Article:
Saturday, June 27th was National HIV Testing Day (NHTD). For the past month, we’ve focused on real stories by real people about what taking an HIV test meant to them, through our “I Know, I Took the Test ” blog series and widget. We highlighted real personal HIV testing stories collected by organizations such as The Positive Project, Southern AIDS Living Quilt, National Association of People with AIDS, and POZ. We’ve been moved by the stories of people young and old, heterosexual and gay, male, female and transgender, people from different races and ethnicities, and people who have tested positive and negative for HIV. We’ve been inspired by their courage in offering their stories to all of us.
To help share these very powerful and personal messages, we employed new media tools such as Twitter , widgets, ecards, virtual worlds, enewsletters, and this blog. We worked with our CDC colleagues to create the widget that airs the stories from the “I Know. I Took the Test” blog series and then shared the widget with our Federal and community partners.
And after we planned and promoted and shared, we waited to see if these stories would spread. We hoped that people would hear them. And we hoped that people, just like you, would share your own stories.
And you did.
You shared the stories, the messages, and the importance of storytelling – of talking about what matters – by grabbing hold of what we offered. You capitalized on the new (and old) tools to get the word out. June 27th was an “old” – long-established – awareness day in a new era of communication and engagement, supported by new media tools.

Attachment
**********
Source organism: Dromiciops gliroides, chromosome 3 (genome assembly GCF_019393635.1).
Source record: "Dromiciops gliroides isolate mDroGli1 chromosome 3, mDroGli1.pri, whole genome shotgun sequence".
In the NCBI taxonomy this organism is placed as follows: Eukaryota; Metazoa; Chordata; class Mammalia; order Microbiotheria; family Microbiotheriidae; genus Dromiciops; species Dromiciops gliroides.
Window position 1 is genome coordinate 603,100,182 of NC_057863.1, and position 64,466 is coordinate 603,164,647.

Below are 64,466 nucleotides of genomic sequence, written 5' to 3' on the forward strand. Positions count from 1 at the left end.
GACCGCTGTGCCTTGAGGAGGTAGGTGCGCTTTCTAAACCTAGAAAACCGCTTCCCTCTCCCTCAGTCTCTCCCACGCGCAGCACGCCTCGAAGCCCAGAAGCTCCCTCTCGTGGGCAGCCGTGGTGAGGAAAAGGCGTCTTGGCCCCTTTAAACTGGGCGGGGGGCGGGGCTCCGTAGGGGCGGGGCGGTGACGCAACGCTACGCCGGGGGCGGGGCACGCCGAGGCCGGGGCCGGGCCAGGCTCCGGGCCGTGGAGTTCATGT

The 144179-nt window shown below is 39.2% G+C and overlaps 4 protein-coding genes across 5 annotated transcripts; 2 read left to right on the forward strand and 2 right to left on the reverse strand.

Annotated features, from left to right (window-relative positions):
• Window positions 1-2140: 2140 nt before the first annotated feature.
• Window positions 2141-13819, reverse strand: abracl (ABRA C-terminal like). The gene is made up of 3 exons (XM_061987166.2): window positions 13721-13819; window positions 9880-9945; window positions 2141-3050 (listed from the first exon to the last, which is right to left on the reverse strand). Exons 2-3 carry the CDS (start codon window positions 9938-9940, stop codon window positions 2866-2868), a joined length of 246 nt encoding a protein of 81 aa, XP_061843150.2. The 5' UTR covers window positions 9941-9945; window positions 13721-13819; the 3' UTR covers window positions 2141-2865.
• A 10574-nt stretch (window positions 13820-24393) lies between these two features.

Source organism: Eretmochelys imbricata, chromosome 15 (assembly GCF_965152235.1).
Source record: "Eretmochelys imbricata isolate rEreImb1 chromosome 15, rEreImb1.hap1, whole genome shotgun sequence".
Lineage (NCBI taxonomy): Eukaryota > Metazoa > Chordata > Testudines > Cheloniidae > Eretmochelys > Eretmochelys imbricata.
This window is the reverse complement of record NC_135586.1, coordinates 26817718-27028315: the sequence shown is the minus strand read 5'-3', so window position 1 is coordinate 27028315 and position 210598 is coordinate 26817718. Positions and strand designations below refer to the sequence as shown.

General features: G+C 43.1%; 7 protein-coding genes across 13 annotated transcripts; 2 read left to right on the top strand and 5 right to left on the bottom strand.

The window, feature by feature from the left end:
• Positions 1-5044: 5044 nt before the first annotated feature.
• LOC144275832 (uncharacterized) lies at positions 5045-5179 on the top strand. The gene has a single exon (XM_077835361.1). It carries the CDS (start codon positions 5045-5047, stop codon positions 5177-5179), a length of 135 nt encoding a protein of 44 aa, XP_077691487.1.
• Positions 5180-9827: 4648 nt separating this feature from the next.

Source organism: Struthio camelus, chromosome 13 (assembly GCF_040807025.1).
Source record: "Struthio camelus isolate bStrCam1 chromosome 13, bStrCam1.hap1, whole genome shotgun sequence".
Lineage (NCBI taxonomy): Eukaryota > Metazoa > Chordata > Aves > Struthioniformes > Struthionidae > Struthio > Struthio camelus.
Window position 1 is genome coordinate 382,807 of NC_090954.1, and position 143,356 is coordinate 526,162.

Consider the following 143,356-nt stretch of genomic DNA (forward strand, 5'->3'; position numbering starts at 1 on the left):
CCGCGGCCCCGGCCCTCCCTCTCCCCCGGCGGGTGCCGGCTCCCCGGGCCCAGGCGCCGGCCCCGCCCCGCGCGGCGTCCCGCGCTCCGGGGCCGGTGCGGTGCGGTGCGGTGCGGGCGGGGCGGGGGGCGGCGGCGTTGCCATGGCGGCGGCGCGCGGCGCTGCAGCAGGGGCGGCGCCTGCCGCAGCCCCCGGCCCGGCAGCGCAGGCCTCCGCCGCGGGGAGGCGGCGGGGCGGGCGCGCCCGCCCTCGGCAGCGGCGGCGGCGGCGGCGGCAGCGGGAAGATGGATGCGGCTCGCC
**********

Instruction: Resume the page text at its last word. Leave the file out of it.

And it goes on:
Nearly 200 of you embedded the widget in your blogs and websites, resulting in over 8,463 views. You blogged and your readers told more stories and added their voices. You used Twitter and the #NHTD09 hashtag to tweet and re-tweet about National HIV Testing Day . You shared the link to HIVtest.org and told and encouraged your friends, family, and loved ones to text their ZIP code to KNOWIT (566948) to find a HIV testing center near them. Community Voice Mail broadcasted a voice mail to their clients about HIV testing and, in return, they heard from some of the hardest to reach people – those that do not have a phone – about why HIV tests matter to them.
We were heartened by PatientsLikeMe , who asked their community to share their HIV stories. And their community responded by saying things such as, “I think [testing] is probably the single most important thing a person can do for him/herself. The test will show if a person is infected, important knowledge no matter how it turns out.” And another wrote, “Getting tested for HIV is so important. The knowledge of knowing can make a difference as to how you will live your journey in life.”
As the AIDS.gov team’s Awareness Days Director, I work year-round to help promote all the Awareness Days. On the day after, I always peek at the Day’s preliminary results and achievements. The merger of “old” and new media strategies is one of the NHTD successes this year. The old strategy? Storytelling to communicate messages. The new strategy: new media tools applied to the need to increase HIV awareness. Let us all hope the results were “I Know. I Took the Test.”